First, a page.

WHAT IS CASA?  Committee to House the Bay Area

WHAT does it do?  The framework is built on the 3 P’s -Protection for renters, Preservation of existing and affordable housing, Production of more homes to meet the housing crisis.

Summary as published in the San Jose Mercury News…..

  • Just cause for eviction: After a tenant has lived in a building for at least 12 months, they would no longer be vulnerable to arbitrary evictions. They could still get evicted if they fail to pay the rent, violate the rental agreement, create a nuisance or engage in illegal activity, if the owner is moving in or removing the building from the rental market, the building is unsafe or for demolition.
  • Emergency rent cap: Rent increases would be capped region-wide at the consumer price index plus 5 percent, per year. There are some exceptions for passing along the capital cost of repairs to renters or if the landlord had not raised the rent in prior years.
  • Emergency rent and legal assistance: Any tenant facing eviction could have access to a lawyer, unless the landlord or master tenant bringing the eviction action is living in the same unit as the tenant being evicted. And, low-income tenants facing eviction could receive emergency rent assistance, with the total amount of assistance capped at between $5,000 to $10,000.
  • More tiny homes: Technically, they’re called “accessory dwelling units,” or ADUs, but the idea is to make it easier for people to build homes of fewer than 500 square feet on their properties.
  • Taller buildings near transit: This proposal is similar to a law state Sen. Scott Wiener introduced last year and revived this year. The newest iteration would require cities to approve buildings up to three stories high along high-frequency bus corridors and up to around six stories high near BART, Caltrain or other fixed rail stations.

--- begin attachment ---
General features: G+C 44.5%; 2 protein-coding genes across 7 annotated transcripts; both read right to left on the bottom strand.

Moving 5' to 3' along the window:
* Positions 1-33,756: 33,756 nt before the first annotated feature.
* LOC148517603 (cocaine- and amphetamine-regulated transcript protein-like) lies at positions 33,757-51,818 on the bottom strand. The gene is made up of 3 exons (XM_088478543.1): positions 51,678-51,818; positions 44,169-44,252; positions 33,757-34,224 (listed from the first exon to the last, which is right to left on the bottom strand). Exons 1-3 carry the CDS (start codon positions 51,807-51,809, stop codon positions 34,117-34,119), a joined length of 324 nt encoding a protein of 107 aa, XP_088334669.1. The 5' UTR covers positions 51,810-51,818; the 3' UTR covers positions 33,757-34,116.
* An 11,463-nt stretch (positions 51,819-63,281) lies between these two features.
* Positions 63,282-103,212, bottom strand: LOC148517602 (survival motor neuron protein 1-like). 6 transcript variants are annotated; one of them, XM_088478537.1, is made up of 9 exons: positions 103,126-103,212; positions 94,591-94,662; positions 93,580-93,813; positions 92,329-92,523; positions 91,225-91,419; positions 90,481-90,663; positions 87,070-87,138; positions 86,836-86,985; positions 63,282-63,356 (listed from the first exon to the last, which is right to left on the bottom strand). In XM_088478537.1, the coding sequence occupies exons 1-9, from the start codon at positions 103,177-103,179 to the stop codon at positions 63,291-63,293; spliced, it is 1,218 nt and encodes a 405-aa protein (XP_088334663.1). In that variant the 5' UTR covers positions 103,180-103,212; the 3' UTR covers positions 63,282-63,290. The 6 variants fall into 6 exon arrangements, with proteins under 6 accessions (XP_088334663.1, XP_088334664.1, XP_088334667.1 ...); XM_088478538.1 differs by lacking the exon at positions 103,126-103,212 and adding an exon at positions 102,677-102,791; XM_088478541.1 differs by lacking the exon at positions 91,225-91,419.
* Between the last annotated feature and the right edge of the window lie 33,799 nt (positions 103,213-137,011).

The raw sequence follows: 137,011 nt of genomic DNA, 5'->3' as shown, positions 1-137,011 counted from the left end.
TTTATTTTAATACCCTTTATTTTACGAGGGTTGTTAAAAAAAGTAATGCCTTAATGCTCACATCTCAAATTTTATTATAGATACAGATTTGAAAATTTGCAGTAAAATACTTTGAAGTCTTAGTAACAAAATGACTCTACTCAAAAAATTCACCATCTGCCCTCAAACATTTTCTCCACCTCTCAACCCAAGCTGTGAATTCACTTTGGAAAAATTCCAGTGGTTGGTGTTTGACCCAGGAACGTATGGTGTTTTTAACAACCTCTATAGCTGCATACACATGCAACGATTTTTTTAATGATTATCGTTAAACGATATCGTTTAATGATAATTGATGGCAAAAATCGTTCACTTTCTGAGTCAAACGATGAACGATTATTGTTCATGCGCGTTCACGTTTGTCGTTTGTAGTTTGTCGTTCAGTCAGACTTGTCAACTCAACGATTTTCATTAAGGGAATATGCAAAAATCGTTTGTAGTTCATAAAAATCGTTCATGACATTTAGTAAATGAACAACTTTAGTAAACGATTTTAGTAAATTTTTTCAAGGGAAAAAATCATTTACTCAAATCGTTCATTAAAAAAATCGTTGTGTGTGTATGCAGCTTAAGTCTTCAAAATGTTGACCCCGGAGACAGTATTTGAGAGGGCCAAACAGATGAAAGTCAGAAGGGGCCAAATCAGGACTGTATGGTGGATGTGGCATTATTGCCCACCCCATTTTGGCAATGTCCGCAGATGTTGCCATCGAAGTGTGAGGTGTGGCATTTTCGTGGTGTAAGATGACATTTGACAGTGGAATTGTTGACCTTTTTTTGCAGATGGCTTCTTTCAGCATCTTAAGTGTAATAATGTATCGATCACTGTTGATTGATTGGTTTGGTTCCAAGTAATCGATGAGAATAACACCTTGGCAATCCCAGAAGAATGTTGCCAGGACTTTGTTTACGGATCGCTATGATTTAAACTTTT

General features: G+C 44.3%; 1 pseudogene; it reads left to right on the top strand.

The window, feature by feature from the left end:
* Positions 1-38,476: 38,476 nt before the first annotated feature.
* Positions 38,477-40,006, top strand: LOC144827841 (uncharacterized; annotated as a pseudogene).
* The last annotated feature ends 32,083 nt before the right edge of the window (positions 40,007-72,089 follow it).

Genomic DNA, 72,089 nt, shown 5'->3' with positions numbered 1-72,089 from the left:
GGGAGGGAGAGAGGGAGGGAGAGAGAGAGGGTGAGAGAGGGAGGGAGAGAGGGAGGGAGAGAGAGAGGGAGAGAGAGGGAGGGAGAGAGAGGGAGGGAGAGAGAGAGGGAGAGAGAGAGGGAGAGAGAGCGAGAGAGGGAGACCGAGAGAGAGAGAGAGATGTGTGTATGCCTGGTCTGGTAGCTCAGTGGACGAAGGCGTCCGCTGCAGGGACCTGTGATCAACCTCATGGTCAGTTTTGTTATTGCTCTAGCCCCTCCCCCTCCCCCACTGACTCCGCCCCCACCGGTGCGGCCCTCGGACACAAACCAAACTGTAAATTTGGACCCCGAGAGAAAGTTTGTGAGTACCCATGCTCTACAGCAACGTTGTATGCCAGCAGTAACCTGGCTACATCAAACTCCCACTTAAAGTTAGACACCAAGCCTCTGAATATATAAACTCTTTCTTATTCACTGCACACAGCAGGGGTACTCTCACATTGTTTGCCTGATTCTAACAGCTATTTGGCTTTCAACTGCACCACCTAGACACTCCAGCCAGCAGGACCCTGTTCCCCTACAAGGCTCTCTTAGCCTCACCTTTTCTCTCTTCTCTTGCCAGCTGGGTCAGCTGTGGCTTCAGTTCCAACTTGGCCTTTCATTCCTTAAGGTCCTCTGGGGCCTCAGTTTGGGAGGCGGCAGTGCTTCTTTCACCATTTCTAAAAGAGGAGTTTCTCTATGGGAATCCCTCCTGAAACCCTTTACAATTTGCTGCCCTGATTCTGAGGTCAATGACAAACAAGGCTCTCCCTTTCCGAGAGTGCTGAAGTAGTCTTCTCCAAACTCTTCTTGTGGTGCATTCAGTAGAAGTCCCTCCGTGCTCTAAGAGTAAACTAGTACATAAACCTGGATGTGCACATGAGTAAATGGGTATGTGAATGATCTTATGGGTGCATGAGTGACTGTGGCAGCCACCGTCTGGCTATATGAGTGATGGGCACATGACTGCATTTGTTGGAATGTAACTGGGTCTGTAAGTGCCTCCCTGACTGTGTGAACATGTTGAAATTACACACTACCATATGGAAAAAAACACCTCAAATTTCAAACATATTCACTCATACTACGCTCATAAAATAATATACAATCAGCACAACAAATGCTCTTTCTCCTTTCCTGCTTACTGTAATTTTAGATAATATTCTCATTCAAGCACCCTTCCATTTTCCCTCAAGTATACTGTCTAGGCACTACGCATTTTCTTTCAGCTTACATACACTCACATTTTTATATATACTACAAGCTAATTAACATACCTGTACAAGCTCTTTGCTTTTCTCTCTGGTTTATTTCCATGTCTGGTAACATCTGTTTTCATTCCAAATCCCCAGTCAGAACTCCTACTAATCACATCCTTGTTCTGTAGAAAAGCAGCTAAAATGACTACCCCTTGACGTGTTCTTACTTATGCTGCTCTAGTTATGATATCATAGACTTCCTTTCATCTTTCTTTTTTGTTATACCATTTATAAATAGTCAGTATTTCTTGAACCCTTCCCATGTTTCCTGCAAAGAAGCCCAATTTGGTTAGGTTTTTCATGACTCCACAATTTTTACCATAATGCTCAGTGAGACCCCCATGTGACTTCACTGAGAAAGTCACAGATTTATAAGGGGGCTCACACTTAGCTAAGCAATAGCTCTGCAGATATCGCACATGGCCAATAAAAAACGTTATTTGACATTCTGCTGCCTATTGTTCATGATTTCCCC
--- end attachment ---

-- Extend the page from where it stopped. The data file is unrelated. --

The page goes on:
• A better permitting process: Establishes standards for permitting residential projects that already conform to the city or county’s underlying development standards, or zoning codes. It also requires more transparency and consistencies about how fees are set and enforced.
  • Fast-track certain projects: Streamlining, streamlining, streamlining. This would create a faster way for projects to get reviewed, as long as they meet a set of criteria, including already complying to underlying zoning, exist in an already-urban area, and setting aside a portion of the units to be affordable to middle-class residents, generally defined as making between 80-110 percent of the area’s median income. In exchange, the qualifying projects would be eligible for reduced taxes, reduced parking requirements and a density bonus.
  • Unlock public lands: Make it easier for public agencies to develop their land for affordable housing. Create a database listing all publicly owned land in the Bay Area, limit approval process to no more than two years, and deploy 10 percent of available public land to affordable housing on an annual basis.
  • New taxes to generate $1.5 billion annually: Generate new revenue from a broad range of sources, including employer taxes, property taxes, vacant parcel or home taxes, general obligation bonds, sales taxes and more.
  • New, regional housing authority: One regional entity that could purchase, lease and sell land, monitor and report progress toward the region’s housing goals, provide incentives and offer technical assistance. This entity would not regulate or enforce housing policies, but it would be able to dole out regional money for housing.

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